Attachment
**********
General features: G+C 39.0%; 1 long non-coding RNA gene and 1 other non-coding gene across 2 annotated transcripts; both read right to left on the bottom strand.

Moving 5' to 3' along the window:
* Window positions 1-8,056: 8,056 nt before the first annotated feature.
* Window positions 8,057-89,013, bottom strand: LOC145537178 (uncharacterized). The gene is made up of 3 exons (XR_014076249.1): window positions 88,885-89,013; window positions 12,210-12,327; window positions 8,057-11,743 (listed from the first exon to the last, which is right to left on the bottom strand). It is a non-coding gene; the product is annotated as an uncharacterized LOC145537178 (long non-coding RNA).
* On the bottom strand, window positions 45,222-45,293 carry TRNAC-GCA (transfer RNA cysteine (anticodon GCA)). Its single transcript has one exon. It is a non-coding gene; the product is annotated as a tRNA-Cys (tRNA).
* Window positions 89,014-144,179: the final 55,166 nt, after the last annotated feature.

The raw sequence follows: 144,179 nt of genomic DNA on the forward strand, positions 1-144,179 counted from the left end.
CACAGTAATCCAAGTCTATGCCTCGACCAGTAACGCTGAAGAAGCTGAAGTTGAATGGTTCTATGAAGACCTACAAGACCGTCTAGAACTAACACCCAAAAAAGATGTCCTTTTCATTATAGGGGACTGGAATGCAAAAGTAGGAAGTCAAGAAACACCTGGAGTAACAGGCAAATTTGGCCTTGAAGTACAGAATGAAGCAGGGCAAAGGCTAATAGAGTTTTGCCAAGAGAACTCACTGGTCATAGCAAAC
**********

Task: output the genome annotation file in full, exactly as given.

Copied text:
General features: G+C 39.0%; 1 long non-coding RNA gene and 1 other non-coding gene across 2 annotated transcripts; both read right to left on the bottom strand.

Moving 5' to 3' along the window:
* Window positions 1-8,056: 8,056 nt before the first annotated feature.
* Window positions 8,057-89,013, bottom strand: LOC145537178 (uncharacterized). The gene is made up of 3 exons (XR_014076249.1): window positions 88,885-89,013; window positions 12,210-12,327; window positions 8,057-11,743 (listed from the first exon to the last, which is right to left on the bottom strand). It is a non-coding gene; the product is annotated as an uncharacterized LOC145537178 (long non-coding RNA).
* On the bottom strand, window positions 45,222-45,293 carry TRNAC-GCA (transfer RNA cysteine (anticodon GCA)). Its single transcript has one exon. It is a non-coding gene; the product is annotated as a tRNA-Cys (tRNA).
* Window positions 89,014-144,179: the final 55,166 nt, after the last annotated feature.

The raw sequence follows: 144,179 nt of genomic DNA on the forward strand, positions 1-144,179 counted from the left end.
CACAGTAATCCAAGTCTATGCCTCGACCAGTAACGCTGAAGAAGCTGAAGTTGAATGGTTCTATGAAGACCTACAAGACCGTCTAGAACTAACACCCAAAAAAGATGTCCTTTTCATTATAGGGGACTGGAATGCAAAAGTAGGAAGTCAAGAAACACCTGGAGTAACAGGCAAATTTGGCCTTGAAGTACAGAATGAAGCAGGGCAAAGGCTAATAGAGTTTTGCCAAGAGAACTCACTGGTCATAGCAAAC